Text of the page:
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Violent outbursts? Self-harm tendencies? Suicidal ideation? No call is too early.

Suicide Prevention
The media and social landscape surrounding suicide and its stigma have drastically changed in the last decade. And although well-intentioned, the media has inadvertently glorified suicide while trying to inform the public. When a teen sees a completed suicide, this can increase their chances at attempting suicide. For those experiencing mental health symptoms of depression and/or anxiety the negative thoughts can take over and become repetitive which can be difficult to manage. According to 2016 CDC statistics, suicide rates across the nation are on the rise. Suicide is now the second leading cause of death for ages 10-34.

What warning signs should I look for?
- Statements like, “What’s the point anymore?” “Why am I here?”
- Increased tendencies to isolate
- Changes in appetite or eating habits
- Sleep disturbances such as not sleeping or over sleeping
- Moodiness and irritability
- Anxiety or excessive worry
- Not wanting to go to school or being bullied

Try not to minimize these behaviors as “normal teenage behaviors” – if the behaviors are lasting more than two weeks, consider reaching out to a professional.  Don’t be afraid of the word suicide, it is important to keep an open line of communication and take away of the shame and stigma surrounding not only suicide, but all mental illness.

What can I do?
1. Check in! If you know a loved one who struggles with depression or any mental illness, it’s good to keep checking in with them. Ask them how they are doing. How was their day? Don’t accept, “fine” as an answer, dive deeper. Teens especially often give the impression they don’t want help or want to be left alone, but they really do crave that caring and concern from important people in their lives. Be persistent. Statistics indicate that if a youth can connect to one person in their lives it is a protective factor that can reduce their risk for not only suicide, but other at-risk behaviors.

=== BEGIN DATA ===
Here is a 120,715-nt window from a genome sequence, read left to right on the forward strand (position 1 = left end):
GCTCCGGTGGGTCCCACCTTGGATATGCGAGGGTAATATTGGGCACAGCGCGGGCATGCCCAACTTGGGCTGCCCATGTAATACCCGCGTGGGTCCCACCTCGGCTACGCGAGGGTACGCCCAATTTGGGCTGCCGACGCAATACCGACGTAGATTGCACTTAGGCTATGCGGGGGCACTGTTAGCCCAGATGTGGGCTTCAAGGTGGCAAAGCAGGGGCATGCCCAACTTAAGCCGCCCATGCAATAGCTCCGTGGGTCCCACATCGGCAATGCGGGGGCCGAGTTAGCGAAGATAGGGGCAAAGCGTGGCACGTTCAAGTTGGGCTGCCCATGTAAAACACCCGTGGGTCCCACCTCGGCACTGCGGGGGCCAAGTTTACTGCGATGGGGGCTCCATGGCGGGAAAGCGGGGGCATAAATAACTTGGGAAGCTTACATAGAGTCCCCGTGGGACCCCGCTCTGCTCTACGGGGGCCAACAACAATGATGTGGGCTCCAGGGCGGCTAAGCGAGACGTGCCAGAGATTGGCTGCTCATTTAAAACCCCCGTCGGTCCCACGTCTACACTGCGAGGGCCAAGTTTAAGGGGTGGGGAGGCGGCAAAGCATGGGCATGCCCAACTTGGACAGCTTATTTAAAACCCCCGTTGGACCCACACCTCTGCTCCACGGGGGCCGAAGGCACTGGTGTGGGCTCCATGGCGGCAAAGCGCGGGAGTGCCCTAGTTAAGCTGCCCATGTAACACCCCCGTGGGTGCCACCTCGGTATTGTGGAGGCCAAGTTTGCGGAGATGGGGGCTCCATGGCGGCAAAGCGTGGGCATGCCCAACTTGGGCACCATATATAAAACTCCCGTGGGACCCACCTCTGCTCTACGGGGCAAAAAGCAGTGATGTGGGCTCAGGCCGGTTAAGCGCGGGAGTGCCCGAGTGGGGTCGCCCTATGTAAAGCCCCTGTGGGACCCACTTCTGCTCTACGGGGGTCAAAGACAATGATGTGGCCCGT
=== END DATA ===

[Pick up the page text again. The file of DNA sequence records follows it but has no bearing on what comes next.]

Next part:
2. Take it seriously, call a professional. Casa Pacifica’s Safe Alternatives for Treating Youth, or SAFTY program is designed to respond to at-risk youth experiencing a mental health crisis. We work to preserve families, and strengthen communities through collaboration with law enforcement, schools, and/or existing treatment teams to prevent psychiatric hospitalization, juvenile detention, or placement in out-of-county facilities.
3. Be part of the solution. Let’s create a society where those in need are not shamed for reaching out. It’s not only okay to reach out for help, it is safe. If you, or someone you know hasn’t had the best experience reaching out, try again. You will find someone who will help. Use any one of the resources below to find more localized resources for yourself or someone you know. Together, we can change the discussion around suicide and mental illness.

Casa Pacifica SAFTY Hotline (for Santa Barbara County): (888) 334-2777
Crisis Text Line: 741741
National Suicide Prevention Lifeline: (800) 273-8255